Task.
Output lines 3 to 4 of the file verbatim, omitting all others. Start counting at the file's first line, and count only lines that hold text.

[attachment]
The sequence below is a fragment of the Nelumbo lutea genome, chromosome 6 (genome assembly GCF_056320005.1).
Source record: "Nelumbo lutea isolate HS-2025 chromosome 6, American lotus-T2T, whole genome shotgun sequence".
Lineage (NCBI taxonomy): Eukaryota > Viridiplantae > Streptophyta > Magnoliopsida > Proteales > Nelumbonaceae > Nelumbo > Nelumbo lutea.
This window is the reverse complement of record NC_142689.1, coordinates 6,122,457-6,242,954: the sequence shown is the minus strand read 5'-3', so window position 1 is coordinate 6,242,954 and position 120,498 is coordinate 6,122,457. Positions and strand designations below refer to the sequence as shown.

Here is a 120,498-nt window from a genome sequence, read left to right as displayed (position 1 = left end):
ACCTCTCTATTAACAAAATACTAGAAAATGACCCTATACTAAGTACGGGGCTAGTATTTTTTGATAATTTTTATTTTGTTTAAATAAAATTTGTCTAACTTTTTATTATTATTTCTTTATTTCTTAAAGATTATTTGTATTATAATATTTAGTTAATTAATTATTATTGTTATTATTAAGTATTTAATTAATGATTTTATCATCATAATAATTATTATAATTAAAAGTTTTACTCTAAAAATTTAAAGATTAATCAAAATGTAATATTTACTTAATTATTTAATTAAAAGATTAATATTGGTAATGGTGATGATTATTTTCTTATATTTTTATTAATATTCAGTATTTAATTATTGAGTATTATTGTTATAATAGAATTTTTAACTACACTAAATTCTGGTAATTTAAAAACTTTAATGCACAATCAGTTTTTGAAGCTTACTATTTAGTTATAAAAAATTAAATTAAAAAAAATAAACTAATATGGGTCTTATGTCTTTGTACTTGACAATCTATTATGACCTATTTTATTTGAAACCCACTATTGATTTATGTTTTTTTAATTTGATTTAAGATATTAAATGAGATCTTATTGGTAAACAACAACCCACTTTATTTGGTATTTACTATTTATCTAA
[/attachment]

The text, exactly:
Lineage (NCBI taxonomy): Eukaryota > Viridiplantae > Streptophyta > Magnoliopsida > Proteales > Nelumbonaceae > Nelumbo > Nelumbo lutea.
This window is the reverse complement of record NC_142689.1, coordinates 6,122,457-6,242,954: the sequence shown is the minus strand read 5'-3', so window position 1 is coordinate 6,242,954 and position 120,498 is coordinate 6,122,457. Positions and strand designations below refer to the sequence as shown.